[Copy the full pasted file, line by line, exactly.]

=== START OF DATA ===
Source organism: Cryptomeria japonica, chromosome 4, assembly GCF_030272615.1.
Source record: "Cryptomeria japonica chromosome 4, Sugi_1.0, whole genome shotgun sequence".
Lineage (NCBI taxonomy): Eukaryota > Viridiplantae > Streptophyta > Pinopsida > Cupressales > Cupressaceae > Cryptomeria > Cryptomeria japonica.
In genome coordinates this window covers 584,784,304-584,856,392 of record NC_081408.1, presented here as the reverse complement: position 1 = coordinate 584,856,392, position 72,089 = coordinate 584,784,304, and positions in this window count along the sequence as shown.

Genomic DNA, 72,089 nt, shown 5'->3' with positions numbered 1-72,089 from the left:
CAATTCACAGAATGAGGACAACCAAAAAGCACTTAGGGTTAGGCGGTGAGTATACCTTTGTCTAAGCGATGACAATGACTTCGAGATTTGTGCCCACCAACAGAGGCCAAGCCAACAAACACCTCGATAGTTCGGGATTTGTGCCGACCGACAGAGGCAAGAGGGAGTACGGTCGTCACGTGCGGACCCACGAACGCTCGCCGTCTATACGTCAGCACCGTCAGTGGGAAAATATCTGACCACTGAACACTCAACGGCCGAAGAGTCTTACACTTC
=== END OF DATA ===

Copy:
Source organism: Cryptomeria japonica, chromosome 4, assembly GCF_030272615.1.
Source record: "Cryptomeria japonica chromosome 4, Sugi_1.0, whole genome shotgun sequence".
Lineage (NCBI taxonomy): Eukaryota > Viridiplantae > Streptophyta > Pinopsida > Cupressales > Cupressaceae > Cryptomeria > Cryptomeria japonica.
In genome coordinates this window covers 584,784,304-584,856,392 of record NC_081408.1, presented here as the reverse complement: position 1 = coordinate 584,856,392, position 72,089 = coordinate 584,784,304, and positions in this window count along the sequence as shown.

Genomic DNA, 72,089 nt, shown 5'->3' with positions numbered 1-72,089 from the left:
CAATTCACAGAATGAGGACAACCAAAAAGCACTTAGGGTTAGGCGGTGAGTATACCTTTGTCTAAGCGATGACAATGACTTCGAGATTTGTGCCCACCAACAGAGGCCAAGCCAACAAACACCTCGATAGTTCGGGATTTGTGCCGACCGACAGAGGCAAGAGGGAGTACGGTCGTCACGTGCGGACCCACGAACGCTCGCCGTCTATACGTCAGCACCGTCAGTGGGAAAATATCTGACCACTGAACACTCAACGGCCGAAGAGTCTTACACTTC